According to the company, the cost of a Liquid Blade setup is on par with a comparably equipped air-cooled product since all the fans are eliminated and the chassis design is simpler. If a user opted for Liquid Blade when it came time to upgrade their servers, they could start to realize energy costs savings immediately. But the big savings occur when a datacenter can be built from scratch with liquid submersion in mind.

In that case, the datacenter can dispense with a lot of the CRAC units, use 12-foot ceilings instead of 16-foot ones (no overhead air ductwork is needed), and use less UPS units thanks to reduced power requirements. The only extra cost comes with the chilled water to oil heat exchangers used to draw the heat from the chassis coolant. Also, since you can fit more servers into the same space, the datacenter floor space can be reduced by about 30 percent for a given compute capacity.

So why isn’t everyone flocking to liquid submersion? Customer inertia, says McNealy. According to him, he’s spent most of his career knowing the right thing to do and trying to get others to realize it themselves.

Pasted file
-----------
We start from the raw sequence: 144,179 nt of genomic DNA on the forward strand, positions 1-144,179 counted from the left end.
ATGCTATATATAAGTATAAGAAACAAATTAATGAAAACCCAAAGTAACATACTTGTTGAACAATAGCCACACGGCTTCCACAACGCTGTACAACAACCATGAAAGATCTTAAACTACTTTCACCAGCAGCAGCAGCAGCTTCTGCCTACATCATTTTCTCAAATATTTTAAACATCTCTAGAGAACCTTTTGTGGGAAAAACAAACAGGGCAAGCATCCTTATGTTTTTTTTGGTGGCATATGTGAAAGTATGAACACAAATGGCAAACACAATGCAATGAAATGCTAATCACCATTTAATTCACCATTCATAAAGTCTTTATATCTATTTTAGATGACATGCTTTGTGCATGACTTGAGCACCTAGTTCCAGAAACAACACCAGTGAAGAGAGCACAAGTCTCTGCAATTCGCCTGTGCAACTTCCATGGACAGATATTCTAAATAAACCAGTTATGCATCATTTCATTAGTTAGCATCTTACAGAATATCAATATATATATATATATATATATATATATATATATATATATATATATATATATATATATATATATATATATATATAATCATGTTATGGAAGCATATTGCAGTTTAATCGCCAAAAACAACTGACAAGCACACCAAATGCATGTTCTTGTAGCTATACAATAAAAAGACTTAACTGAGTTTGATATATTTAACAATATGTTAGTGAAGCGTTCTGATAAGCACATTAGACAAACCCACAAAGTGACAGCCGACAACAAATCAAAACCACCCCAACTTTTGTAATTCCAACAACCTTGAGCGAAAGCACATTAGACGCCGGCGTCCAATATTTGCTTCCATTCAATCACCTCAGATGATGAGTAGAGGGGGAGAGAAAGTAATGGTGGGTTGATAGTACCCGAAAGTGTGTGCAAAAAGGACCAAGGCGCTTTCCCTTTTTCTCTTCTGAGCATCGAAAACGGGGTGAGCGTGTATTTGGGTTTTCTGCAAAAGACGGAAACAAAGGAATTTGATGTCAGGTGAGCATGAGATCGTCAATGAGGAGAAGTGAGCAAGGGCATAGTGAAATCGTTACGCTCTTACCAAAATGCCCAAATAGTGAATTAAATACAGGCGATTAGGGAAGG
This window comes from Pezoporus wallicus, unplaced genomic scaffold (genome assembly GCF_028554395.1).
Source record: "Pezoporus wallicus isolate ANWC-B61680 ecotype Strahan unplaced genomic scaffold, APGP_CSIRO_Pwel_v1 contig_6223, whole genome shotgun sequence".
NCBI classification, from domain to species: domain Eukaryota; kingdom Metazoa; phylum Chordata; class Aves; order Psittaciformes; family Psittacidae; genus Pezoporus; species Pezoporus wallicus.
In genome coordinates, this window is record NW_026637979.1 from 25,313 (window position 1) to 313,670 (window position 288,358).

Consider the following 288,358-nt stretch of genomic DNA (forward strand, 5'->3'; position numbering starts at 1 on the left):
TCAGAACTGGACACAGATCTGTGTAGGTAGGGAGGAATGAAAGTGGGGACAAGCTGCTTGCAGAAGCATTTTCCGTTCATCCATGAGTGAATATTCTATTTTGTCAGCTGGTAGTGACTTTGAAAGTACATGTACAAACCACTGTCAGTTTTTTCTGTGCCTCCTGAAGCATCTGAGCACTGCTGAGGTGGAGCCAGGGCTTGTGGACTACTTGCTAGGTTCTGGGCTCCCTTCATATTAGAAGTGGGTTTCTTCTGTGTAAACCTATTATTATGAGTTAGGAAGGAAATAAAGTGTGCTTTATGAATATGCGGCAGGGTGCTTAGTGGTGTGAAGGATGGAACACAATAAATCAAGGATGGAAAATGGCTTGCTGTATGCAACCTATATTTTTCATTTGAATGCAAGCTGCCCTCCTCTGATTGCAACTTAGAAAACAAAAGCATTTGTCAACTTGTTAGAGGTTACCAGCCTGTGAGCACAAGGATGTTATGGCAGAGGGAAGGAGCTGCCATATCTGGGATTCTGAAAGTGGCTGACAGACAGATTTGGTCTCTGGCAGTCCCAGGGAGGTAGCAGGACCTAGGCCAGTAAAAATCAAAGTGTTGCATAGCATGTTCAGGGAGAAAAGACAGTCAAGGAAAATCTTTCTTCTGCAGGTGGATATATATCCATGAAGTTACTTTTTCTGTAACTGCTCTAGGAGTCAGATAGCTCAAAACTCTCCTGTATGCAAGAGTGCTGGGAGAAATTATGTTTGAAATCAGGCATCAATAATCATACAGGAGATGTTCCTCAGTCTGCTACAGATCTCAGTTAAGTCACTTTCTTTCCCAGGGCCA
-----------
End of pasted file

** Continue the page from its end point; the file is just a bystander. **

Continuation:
With Hardcore, the challenge is that most organizations are already set up with their existing air-cooled facilities, so a lot of the cost incentives for the big switch aren’t there. He thinks if a large Internet service provider bought into this technology for a new datacenter, the business could quickly take off. For McNealy’s Sun, that tipping point was in the late 80s when Computervision made a big deal to go with his company’s Unix-based workstations. Hardcore, no doubt would love to repeat history, this time with the likes of Google, Amazon, or Facebook.

“Their biggest challenges is the barrier to exit from the old strategy, not the barrier to entry to the new one,” says McNealy.

Subscribe to HPCwire's Weekly Update!

Be the most informed person in the room! Stay ahead of the tech trends with industy updates delivered to you every week!

Machine Learning at HPC User Forum: Drilling into Specific Use Cases

September 22, 2017

The 66th HPC User Forum held September 5-7, in Milwaukee, Wisconsin, at the elegant and historic Pfister Hotel, highlighting the 1893 Victorian décor and art of “The Grand Hotel Of The West,” contrasted nicely with Read more…

By Arno Kolster

Google Cloud Makes Good on Promise to Add Nvidia P100 GPUs

September 21, 2017

Google has taken down the notice on its cloud platform website that says Nvidia Tesla P100s are “coming soon.” That's because the search giant has announced the beta launch of the high-end P100 Nvidia Tesla GPUs on t Read more…

By George Leopold

Cray Wins $48M Supercomputer Contract from KISTI

September 21, 2017

It was a good day for Cray which won a $48 million contract from the Korea Institute of Science and Technology Information (KISTI) for a 128-rack CS500 cluster supercomputer. The new system, equipped with Intel Xeon Scal Read more…